• PFIC is a rare autosomal recessive group of disorders associated with different genetic etiologies that occurs due to the inability to form and excrete bile from hepatocytes. (biomedcentral.com)
  • The aflatoxin damaged liver cells and bile duct cells are removed by neutrophil elastase and by involvement of immune system mediators such as CCL-2 or MCP-1, tumor necrosis factor (TNF), interleukin-6 (IL-6), TGF-beta, endothelin (ET), and nitric oxide (NO). Among these, TGF-beta is the most important pro-fibrogenic cytokine that can be seen in progressive cirrhosis. (wikipedia.org)
  • Yet in infants with biliary atresia regeneration is defective, and results in cirrhosis, as these infants have disrupted p53 and disrupted GSTPi. (wikipedia.org)
  • Hence, these infants get accelerated cirrhosis and march to portal hypertension. (wikipedia.org)
  • As a birth defect in newborn infants, it has an incidence of one in 10,000-15,000 live births in the United States, and a prevalence of one in 16,700 in the British Isles. (wikipedia.org)
  • Increased bilirubin production (from breakdown of the short-lived fetal red cells), Relative deficiency of hepatocyte proteins and UDPGT, lack of intestinal flora to metabolize bile, high levels of beta-glucuronidase in meconium, minimal oral (enteral) intake in the first two to four days of life resulting in slow excretion of meconium (esp. (brainscape.com)
  • Bilirubin production is elevated because of increased breakdown of fetal erythrocytes. (medscape.com)
  • Kaplan M, Hammerman C, Rubaltelli FF et al (2002) Hemolysis and bilirubin conjugation in association with UDP-glucuronosyltransferase 1A1 promoter polymorphism. (springer.com)
  • This study provides evidence that universal screening during the birth hospitalization is a more effective method for monitoring bilirubin levels in order to prevent them from rising to a point that can damage an infant's brain. (redorbit.com)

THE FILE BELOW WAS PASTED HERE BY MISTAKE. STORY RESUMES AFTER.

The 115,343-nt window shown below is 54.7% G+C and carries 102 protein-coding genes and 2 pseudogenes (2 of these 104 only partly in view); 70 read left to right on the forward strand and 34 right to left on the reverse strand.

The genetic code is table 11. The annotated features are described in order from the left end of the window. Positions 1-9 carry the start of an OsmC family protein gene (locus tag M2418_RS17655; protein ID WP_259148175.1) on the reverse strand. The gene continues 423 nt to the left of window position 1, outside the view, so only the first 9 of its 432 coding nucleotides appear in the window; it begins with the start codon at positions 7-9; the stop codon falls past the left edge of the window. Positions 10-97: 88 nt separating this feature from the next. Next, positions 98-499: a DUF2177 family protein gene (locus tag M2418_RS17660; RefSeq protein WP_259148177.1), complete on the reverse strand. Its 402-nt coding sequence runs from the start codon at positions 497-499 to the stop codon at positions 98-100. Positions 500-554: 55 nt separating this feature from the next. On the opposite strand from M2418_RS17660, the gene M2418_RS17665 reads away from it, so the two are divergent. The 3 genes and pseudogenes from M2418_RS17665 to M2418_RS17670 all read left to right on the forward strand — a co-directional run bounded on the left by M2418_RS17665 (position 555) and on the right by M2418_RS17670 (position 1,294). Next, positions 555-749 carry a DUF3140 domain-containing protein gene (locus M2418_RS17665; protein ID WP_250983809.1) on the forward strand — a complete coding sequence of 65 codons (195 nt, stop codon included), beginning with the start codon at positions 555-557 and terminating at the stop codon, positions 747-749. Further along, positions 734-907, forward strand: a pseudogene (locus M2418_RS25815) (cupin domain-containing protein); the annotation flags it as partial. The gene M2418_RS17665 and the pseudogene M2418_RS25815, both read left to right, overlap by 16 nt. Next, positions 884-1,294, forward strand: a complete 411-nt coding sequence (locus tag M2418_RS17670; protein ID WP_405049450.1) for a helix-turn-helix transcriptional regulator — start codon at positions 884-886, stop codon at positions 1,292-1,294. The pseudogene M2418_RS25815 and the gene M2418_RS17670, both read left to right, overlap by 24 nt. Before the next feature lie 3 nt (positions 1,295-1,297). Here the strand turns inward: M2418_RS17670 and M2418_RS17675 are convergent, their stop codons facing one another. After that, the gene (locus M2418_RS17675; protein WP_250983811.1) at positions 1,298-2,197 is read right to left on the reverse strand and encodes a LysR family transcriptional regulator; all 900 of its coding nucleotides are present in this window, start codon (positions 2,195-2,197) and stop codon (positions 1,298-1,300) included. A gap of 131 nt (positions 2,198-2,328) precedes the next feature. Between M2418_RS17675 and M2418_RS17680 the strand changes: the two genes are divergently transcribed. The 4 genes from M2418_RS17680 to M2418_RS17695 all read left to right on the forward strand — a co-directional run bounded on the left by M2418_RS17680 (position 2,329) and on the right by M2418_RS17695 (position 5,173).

• To perform the scan, radioactive dye will be injected into the infant's vein to act like bilirubin and illuminate any blockages. (go.com)
  • To prevent damage, an infant's bilirubin levels must often be closely monitored for the first several days, and sometimes several weeks, of life. (google.com)
  • Phototherapy, which consists of exposing the infant's skin to light, is a safe and efficient method to reduce the toxicity of bilirubin and to increase its elimination. (medscape.com)
  • Bilirubin levels should always be interpreted according to the infant's age in hours by plotting them on a special chart called a nomogram. (medicalmalpracticehelp.com)
  • UGT1A1*28 relationship with abnormal total bilirubin levels in chronic hepatitis C patients: outcomes from a case-control study. (medscape.com)
  • Autoimmune hemolytic anemia and giant cell hepatitis: report of three infants / Otoimmun hemolitik anemi ve dev hucreli hepatit birlikteligi olan uc olgunun sunumu. (biomedsearch.com)